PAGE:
101Reporters Desk | Apr 28, 2019 | 8 min read
Officials reach out to boycotting voters, plead them to cast their votes
Rangoli Agrawal, Manish Chandra Mishra & Saurabh Sharma
Lucknow/Jaipur/Bhopal: For many voters in the Hindi heartland states, the fourth phase of the 2019 Lok Sabha elections did not seem a democratic festival, but an occasion to voice their grievances by staying away from voting. As voters across Rajasthan, Uttar Pradesh and Madhya Pradesh demonstrated their anguish over lack of the promised development by agitating in front of polling booths, election officials rushed to convince them not to boycott the polls.
In Rajasthan, which saw boycott calls earlier as well during the Assembly elections in December 2018, voters in Jhalawar-Baran, Jodhpur, Jaisalmer and Pali constituencies decided to boycott the polls over various regions, mostly irked with lack of basic amenities such as roads and water.
Electorate in Kolwa village in Dag Assembly segment of Jhalawar-Baran LS constituency and in Bhagwanpura village under Khanpur Assembly segment of the same constituency boycotted the election. These voters expressed their resentment over forgotten promises of constructing a road to their villages. Appeals from the tehsildar and other polling officials had not deterred the villagers until an hour after noon. Around the same time, Khanpur sub-divisional magistrate Pramod Kumar Singhvi was trying to convince the electorate at Bhagwanpura polling booth, who had the same complaint about no road connectivity to their village.
Several women from Khatik community of the Mahamandir area in Jodhpur, lamenting the severe scarcity of drinking water over the last month, boycotted polling after they were unable to meet Chief Minister Ashok Gehlot at the polling booth where he had come to cast his vote. Unable to meet the CM, the women started protesting vociferously and the police had to intervene to bring the situation under control. A similar problem with potable water led voters from Kotadi village in Fatehgarh Tehsil of Jaisalmer to boycott polls by sitting outside the polling booth no 262 in the constituency, where they had their votes registered.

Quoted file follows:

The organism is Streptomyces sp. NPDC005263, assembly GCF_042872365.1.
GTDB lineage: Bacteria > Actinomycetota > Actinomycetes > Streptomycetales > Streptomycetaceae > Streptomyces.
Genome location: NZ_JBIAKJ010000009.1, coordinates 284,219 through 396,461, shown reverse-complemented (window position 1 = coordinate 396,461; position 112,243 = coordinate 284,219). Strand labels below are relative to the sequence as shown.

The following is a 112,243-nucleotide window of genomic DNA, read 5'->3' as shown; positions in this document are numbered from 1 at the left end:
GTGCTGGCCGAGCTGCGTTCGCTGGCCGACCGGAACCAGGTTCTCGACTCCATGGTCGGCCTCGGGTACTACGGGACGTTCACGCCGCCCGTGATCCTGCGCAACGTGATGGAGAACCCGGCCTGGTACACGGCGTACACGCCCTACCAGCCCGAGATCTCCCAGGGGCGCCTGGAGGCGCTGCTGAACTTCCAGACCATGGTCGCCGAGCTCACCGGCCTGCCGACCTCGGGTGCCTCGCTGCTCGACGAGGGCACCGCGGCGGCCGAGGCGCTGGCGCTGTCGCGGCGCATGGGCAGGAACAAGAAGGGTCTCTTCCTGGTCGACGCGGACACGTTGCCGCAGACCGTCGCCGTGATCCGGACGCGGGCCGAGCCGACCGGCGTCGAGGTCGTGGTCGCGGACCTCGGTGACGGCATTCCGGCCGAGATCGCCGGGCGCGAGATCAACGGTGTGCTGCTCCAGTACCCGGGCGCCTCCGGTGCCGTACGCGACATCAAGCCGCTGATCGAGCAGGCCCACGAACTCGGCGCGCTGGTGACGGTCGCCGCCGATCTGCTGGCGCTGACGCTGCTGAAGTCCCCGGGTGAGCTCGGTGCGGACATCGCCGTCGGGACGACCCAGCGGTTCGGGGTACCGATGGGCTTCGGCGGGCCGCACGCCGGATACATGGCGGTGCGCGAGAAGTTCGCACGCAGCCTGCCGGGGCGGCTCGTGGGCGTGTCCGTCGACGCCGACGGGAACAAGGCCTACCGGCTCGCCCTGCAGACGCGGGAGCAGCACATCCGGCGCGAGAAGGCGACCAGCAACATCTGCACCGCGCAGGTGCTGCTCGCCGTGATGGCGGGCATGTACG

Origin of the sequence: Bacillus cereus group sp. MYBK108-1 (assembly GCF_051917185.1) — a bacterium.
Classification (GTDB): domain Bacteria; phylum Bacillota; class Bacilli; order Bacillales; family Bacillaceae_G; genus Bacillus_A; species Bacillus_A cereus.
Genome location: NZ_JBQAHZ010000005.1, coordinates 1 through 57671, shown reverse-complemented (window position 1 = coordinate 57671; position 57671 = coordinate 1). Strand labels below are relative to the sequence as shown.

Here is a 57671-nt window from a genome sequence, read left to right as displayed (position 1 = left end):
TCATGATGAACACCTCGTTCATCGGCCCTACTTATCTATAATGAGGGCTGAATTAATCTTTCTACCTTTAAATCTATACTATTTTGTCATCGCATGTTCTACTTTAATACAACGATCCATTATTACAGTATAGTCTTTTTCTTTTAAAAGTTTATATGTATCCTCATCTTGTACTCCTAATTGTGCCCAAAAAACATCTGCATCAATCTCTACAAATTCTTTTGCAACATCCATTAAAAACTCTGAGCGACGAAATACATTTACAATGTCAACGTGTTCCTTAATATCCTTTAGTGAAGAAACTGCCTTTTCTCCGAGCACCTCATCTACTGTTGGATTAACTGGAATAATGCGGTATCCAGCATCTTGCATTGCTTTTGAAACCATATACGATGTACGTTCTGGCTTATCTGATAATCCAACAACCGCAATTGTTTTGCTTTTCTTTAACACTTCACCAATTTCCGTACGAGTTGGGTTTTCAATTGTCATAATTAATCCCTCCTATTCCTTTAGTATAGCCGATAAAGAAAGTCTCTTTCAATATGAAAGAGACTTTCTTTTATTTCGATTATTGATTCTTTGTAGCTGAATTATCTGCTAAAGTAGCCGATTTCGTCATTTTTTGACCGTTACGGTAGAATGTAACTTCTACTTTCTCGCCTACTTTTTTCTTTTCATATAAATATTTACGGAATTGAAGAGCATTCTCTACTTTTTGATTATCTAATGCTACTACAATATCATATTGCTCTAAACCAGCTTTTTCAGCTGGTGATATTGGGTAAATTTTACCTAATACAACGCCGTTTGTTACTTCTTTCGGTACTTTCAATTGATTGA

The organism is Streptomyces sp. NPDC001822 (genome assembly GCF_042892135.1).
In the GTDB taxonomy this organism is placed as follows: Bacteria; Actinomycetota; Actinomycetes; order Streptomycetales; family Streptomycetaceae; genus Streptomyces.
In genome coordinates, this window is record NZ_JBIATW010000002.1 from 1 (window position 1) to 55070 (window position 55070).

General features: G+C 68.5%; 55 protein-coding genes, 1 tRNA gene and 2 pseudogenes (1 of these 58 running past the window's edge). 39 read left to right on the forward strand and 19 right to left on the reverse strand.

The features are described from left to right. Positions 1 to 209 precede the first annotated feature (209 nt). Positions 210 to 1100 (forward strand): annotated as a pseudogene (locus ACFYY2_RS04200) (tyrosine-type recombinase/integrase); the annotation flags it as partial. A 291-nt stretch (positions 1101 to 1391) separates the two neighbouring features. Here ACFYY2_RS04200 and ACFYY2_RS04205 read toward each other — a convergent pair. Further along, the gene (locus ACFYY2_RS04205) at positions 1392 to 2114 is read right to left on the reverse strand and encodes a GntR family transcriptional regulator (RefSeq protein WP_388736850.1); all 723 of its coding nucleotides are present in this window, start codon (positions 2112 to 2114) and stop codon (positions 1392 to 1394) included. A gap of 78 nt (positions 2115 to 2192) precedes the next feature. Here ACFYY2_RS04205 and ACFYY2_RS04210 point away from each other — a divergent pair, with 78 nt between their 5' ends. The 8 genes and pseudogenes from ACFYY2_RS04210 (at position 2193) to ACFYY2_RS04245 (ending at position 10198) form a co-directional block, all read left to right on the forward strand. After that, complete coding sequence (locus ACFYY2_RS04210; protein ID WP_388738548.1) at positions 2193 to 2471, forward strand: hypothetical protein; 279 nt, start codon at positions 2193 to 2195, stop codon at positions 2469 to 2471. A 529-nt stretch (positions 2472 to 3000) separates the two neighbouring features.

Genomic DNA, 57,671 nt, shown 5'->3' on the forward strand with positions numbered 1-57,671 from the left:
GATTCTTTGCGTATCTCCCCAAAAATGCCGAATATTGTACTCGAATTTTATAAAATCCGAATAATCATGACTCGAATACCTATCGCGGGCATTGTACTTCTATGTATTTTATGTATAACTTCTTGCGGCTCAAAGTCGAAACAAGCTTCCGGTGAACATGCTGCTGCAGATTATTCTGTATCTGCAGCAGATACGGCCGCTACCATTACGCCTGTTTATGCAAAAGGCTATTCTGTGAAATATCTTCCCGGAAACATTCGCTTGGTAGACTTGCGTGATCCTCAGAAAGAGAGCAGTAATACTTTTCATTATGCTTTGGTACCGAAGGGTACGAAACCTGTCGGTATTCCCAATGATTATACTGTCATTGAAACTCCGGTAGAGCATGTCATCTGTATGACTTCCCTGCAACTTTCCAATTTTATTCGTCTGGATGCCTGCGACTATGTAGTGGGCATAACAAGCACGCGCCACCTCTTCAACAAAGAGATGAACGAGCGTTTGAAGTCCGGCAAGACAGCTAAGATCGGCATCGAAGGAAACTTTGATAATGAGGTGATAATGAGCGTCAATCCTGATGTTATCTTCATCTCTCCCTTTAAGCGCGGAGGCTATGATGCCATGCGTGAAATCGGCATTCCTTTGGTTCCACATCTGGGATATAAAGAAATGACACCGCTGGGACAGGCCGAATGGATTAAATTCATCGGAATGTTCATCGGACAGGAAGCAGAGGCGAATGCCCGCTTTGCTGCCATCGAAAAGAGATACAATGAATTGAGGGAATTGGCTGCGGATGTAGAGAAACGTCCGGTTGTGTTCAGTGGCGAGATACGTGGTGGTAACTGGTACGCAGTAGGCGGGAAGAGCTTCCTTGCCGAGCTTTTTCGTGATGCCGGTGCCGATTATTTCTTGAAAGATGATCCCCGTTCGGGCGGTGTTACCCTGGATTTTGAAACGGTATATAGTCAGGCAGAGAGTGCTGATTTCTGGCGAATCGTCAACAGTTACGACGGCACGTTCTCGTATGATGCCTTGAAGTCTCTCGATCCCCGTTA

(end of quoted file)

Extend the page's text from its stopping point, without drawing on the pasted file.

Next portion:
In Dhurasani village under Pali Lok Sabha constituency, not even one vote was cast as villagers sat in protest outside the polling booth.
“Our village is not registered with the revenue department, so we don't get budget and there is no development work allotted by the government. There was a booth in the village earlier, now they have removed that as well. That is why we have boycotted the election,” said one of the villagers from Dhurasani village.
Sitting BJP MLA from Pali, Shobha Chouhan, reached the spot to convince the villagers. “People here are not ready to vote because their demands have not been fulfilled. I have reached the spot and I am trying to convince them by telling them the benefits for voting.”
Anand Kumar, Chief Election Officer, Rajasthan said he had asked the district election officers to contact the people calling for a boycott of general elections.
“The government has to take action (on the issue). I am not here to resolve their issues. We can pursue them. Our officers are asking them to vote because this is the only way they can influence the government to do a particular action. Ultimately government can tell why something was not constructed. We are trying our best. In some areas of Baran, people have also agreed and the voting has started,” the CEO said.
In Madhya Pradesh, water woes and unavailability of banking facilities led voters to boycott polls in Dindori and Sidhi Lok Sabha seats, respectively. Dindori SDM Rishabh Jain had reached polling booth no 59 located at Amthera village in Shahpura assembly segment, where not a single vote was cast until noon, to appeal to voters who have been asking for a canal to be brought from the Bilgada dam, located at a distance of 2kms from the village. Jain succeeded in convincing the villagers here to practice their constitutional right.
However, voters from Karigadahari village also boycotted the poll over water crisis. As many as five polling booths witnessed huge protests. Village Sarpanch said they would vote only when the canal they are demanding is built.
District election officer (DEO) Surabhi Gupta said officials had convinced villagers at most of the booths from where they got information about boycott of the voting franchise. "Polling is going smoothly at all the booths. It was affected at some booths early in the morning due to protests.”